Related formsun·fall·en, adjective
Definition for fallen (2 of 2)
verb (used without object), fell, fall·en, fall·ing.
verb (used with object), fell, fall·en, fall·ing.
- an act or instance of holding or forcing an opponent's shoulders against the mat for a specified length of time.
- a match or division of a match.
- to withdraw support or allegiance: The candidate's supporters fell away when he advocated racial discrimination.
- to become lean or thin; diminish; decline.
- to forsake one's faith, cause, or principles: Many fell away because they were afraid of reprisals.
- Also fall back to. to retreat to: They fell back on their entrenchments. The troops fell back to their original position.
- to have recourse to; rely on: They had no savings to fall back on.
- to lag, in pace or progress: We are falling behind in our work. Fatigued, some of the marchers fell behind.
- to fail to pay (a debt, obligation, etc.) at the appointed time: She fell behind in her tax payments, and the property was confiscated.
- to be deceived by: Imagine falling for such an old trick.
- to fall in love with: He's not at all the type you would expect her to fall for.
- to fall to pieces toward the interior; sink inward.
- to take one's place in the ranks, as a soldier.
- Also fall in with. to become acquainted with, especially by chance: We fell in with an interesting couple from Paris.
- to separate from; withdraw.
- to decrease in number, amount, or intensity; diminish: Tourism falls off when the summer is over.
- Nautical. to deviate from the heading; fall to leeward.
- South Midland and Southern U.S. to lose weight, usually due to illness: She was sick all winter and fell off till she was just skin and bones.
- to assault; attack: The enemy fell on them suddenly from the rear.
- to be the obligation of: It has fallen on me to support the family.
- to experience; encounter: Once well-to-do, they had fallen on hard times.
- to chance upon; come upon: I fell upon the idea while looking through a magazine.
- to quarrel; disagree: We fell out over who was to wash the dishes.
- to happen; occur: It fell out that we met by chance weeks later.
- to leave one's place in the ranks, as a soldier: They were ordered to fall out when the parade ended.
- Slang. to burst out laughing.
- South Midland and Southern U.S. to become unconscious; pass out.
- to apply oneself; begin: to fall to work.
- to begin to eat: They fell to and soon finished off the entire turkey.
- to be the concern or responsibility of.
- to be classified as; be included within: That case falls under the heading of errors of judgment.
Origin of fall
Related formsun·fall·ing, adjective
Examples from the Web for fallen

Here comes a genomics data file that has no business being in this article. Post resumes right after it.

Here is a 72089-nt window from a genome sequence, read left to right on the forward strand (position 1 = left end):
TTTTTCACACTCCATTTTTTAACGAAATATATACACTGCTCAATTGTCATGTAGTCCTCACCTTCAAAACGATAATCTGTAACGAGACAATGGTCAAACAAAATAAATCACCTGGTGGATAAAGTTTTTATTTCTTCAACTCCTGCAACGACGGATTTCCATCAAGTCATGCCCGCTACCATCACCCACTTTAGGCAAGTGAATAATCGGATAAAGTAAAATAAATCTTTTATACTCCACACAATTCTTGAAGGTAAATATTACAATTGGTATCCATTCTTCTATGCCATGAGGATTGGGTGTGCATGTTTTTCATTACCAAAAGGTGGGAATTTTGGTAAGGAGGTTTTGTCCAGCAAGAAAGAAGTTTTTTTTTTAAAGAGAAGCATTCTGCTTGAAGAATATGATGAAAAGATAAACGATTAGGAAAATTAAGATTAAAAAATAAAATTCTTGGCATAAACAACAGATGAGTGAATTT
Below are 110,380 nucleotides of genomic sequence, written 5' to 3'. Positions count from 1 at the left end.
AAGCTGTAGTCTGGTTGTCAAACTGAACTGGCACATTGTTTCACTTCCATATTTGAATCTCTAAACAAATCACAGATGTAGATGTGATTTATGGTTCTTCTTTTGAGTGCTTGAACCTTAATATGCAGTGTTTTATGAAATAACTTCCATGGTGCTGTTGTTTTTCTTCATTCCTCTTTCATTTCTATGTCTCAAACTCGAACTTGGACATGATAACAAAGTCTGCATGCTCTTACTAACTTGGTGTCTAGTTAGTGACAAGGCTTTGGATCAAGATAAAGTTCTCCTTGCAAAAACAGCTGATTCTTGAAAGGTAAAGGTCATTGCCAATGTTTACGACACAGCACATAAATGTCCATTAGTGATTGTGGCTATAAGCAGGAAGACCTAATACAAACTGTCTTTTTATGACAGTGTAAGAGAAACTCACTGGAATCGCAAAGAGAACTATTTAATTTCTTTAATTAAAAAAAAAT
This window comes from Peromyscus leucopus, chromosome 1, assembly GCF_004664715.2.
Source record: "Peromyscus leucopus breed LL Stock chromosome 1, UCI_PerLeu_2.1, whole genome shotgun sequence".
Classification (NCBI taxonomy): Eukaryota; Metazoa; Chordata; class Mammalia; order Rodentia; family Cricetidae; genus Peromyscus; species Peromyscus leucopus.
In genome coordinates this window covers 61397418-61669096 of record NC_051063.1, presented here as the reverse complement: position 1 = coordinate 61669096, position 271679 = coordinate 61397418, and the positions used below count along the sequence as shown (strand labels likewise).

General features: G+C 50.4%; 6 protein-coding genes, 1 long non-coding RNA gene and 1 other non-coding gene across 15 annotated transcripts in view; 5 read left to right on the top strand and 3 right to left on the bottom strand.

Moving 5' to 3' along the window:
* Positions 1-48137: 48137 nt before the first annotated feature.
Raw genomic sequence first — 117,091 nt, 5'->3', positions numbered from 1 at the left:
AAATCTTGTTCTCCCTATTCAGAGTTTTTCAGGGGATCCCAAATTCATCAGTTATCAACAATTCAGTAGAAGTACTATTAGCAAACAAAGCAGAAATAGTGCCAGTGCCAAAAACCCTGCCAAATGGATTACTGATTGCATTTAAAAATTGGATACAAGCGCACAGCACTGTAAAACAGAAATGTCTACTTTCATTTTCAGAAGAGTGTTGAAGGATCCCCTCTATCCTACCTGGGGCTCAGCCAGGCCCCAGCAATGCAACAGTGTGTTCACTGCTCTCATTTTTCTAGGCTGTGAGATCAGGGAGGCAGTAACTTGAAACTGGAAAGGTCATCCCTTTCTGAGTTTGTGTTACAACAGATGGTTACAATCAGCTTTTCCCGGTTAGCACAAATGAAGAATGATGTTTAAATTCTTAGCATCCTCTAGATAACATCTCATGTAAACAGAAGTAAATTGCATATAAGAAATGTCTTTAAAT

This is not the first time the director has fallen for Russian propaganda.
Murders in the City of Angels have fallen by about half in the last 10 years: no small feat for such a big city.
Murders are slightly down from 414 last year, but have fallen by about one—third since 2003.
Luke Skywalker is an evil robot who has fallen to the dark side of the force.Juiciest ‘Star Wars: The Force Awakens’ Rumors (and Some Debunked Ones)|Rich Goldstein|January 3, 2015|DAILY BEAST
They instead announced a tribute to the two fallen officers.
Had that not been the case Bandy-legs could never have fallen down through it to land in the fireplace below.With Trapper Jim in the North Woods|Lawrence J. Leslie
The skin of the little brown bat did not comfort the Fire Eater in his fallen state.The Way of an Indian|Frederic Remington
It was too dark for her to see his efforts to show her a way out of the mass of fallen rubbish.Chatterbox, 1906|Various
“It shows that my good counsel has not all fallen on stony soil,” Aline answered laughingly.Lorimer of the Northwest|Harold Bindloss
German found the old road blocked up with fallen rocks, so as to be impassable.The Lives of the Saints, Volume II (of 16): February|Sabine Baring-Gould
British Dictionary definitions for fallen (1 of 3)
British Dictionary definitions for fallen (2 of 3)
British Dictionary definitions for fallen (3 of 3)
verb falls, falling, fell (fɛl) or fallen (ˈfɔːlən) (mainly intr)
- to come into conflict with
- nautical to come into collision with
- to prove inadequate
- (often foll by of) to fail to reach or measure up to (a standard)
- a waterfall or cataract
- (capital when part of a name)Niagara Falls
- another word for deadfall
- (as modifier)a fall trap
- the birth of an animal
- the animals produced at a single birth
Word Origin for fall
Idioms and Phrases with fallen
In addition to the idioms beginning with fall
- fall all over oneself
- fall apart
- fall asleep
- fall away
- fall back
- fall back on
- fall behind
- fall between the cracks
- fall by the wayside
- fall down
- fall flat
- fall for
- fall from grace
- fall guy
- fall in
- falling down drunk
- fall in line
- fall in love
- fall in place
- fall into
- fall in with
- fall off
- fall off the wagon
- fall on
- fall on deaf ears
- fall on one's face
- fall on one's feet
- fall out
- fall over
- fall short of
- fall through
- fall through the cracks
- fall to
- fall under
- bottom drops (falls) out
- break one's fall
- easy as pie (falling off a log)
- let drop (fall)
- let the chips fall where they may
- ride for a fall
- take the fall